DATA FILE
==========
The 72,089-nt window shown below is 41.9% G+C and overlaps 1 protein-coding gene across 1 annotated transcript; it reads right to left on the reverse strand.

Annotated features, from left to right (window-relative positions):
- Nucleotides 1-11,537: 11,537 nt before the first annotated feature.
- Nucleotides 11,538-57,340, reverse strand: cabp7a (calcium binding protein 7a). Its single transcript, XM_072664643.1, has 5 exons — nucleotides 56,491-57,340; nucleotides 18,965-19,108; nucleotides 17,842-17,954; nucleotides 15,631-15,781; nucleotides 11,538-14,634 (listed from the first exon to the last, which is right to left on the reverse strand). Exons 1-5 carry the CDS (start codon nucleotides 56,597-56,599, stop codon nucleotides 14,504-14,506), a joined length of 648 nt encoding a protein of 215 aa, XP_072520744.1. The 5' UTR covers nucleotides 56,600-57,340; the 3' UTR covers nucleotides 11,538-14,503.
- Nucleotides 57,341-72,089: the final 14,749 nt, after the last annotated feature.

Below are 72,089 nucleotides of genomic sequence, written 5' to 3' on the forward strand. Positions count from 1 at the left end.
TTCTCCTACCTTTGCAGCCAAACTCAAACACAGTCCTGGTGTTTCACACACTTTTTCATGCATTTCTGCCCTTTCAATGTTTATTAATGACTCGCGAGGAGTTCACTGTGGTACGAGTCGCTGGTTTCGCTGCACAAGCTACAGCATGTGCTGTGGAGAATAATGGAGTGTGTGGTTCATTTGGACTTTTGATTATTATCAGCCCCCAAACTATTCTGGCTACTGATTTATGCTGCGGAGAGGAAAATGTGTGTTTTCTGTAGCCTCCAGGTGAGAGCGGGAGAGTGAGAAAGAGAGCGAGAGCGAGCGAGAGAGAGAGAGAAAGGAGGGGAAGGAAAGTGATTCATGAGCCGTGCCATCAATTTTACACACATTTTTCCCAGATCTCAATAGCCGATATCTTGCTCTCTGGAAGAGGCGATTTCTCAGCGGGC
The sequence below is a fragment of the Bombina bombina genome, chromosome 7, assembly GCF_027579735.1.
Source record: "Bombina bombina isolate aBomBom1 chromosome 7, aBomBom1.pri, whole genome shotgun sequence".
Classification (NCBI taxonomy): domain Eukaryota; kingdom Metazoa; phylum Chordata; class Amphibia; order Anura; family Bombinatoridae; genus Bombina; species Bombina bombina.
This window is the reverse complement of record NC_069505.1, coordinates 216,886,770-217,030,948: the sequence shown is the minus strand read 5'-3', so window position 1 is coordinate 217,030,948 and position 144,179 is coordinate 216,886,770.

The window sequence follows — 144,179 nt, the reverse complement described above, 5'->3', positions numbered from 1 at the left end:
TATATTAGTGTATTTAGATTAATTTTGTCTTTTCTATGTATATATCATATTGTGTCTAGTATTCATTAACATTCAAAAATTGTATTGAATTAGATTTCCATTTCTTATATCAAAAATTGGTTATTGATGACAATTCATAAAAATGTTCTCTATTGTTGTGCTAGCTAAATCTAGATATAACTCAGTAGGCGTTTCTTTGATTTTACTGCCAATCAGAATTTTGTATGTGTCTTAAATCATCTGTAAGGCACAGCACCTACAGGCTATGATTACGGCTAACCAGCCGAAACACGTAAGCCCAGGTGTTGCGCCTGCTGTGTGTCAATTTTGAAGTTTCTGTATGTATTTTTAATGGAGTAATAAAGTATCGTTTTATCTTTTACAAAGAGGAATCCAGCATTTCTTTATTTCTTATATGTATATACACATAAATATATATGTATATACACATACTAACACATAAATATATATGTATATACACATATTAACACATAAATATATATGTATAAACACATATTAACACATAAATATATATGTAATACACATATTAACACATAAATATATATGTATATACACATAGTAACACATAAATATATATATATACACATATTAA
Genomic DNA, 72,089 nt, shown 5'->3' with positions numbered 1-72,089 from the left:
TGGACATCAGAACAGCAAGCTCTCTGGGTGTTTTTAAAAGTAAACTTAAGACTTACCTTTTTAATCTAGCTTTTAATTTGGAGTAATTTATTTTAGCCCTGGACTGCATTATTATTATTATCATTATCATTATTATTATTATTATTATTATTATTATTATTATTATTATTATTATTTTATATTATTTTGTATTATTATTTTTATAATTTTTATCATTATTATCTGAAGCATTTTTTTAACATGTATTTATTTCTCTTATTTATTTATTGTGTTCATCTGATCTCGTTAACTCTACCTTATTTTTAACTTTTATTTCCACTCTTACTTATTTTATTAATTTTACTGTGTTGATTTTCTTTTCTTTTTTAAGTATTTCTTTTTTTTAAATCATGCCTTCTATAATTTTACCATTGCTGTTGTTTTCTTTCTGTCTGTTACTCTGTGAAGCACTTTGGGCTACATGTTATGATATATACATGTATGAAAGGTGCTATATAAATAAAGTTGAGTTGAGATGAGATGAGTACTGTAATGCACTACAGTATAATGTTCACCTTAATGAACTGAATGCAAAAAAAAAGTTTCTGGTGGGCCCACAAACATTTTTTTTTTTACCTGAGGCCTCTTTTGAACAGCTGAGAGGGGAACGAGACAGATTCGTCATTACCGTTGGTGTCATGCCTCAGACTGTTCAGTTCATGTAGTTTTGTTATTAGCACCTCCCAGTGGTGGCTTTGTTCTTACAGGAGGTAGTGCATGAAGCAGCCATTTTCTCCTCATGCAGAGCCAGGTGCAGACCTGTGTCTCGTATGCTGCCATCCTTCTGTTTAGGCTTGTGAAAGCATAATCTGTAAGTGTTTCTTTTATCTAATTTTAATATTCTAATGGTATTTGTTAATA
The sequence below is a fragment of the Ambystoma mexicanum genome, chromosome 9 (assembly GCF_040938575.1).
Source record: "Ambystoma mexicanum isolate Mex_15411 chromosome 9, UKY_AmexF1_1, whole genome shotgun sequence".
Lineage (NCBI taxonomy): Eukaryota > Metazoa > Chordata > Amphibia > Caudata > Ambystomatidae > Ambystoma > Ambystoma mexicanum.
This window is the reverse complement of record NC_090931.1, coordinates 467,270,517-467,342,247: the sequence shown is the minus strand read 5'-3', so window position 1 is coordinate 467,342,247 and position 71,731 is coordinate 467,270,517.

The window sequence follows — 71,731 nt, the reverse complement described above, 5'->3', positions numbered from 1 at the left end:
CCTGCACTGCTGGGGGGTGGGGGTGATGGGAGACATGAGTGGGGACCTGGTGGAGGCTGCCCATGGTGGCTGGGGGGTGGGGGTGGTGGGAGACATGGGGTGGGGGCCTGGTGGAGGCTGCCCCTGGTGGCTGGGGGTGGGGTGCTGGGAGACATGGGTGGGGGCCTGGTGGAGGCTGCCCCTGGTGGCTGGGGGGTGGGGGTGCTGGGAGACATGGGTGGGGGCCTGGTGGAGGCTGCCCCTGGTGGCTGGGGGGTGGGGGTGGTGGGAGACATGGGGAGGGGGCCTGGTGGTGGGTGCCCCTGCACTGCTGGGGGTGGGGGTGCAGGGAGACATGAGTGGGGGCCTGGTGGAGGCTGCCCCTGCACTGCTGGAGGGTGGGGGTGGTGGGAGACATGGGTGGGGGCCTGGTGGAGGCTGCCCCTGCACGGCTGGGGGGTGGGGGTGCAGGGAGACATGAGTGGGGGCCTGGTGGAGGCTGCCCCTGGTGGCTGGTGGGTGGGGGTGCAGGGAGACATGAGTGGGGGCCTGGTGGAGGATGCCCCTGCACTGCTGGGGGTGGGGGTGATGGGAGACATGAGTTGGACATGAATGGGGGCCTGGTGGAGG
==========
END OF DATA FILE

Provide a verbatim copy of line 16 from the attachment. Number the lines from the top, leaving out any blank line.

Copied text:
The sequence below is a fragment of the Ambystoma mexicanum genome, chromosome 9 (assembly GCF_040938575.1).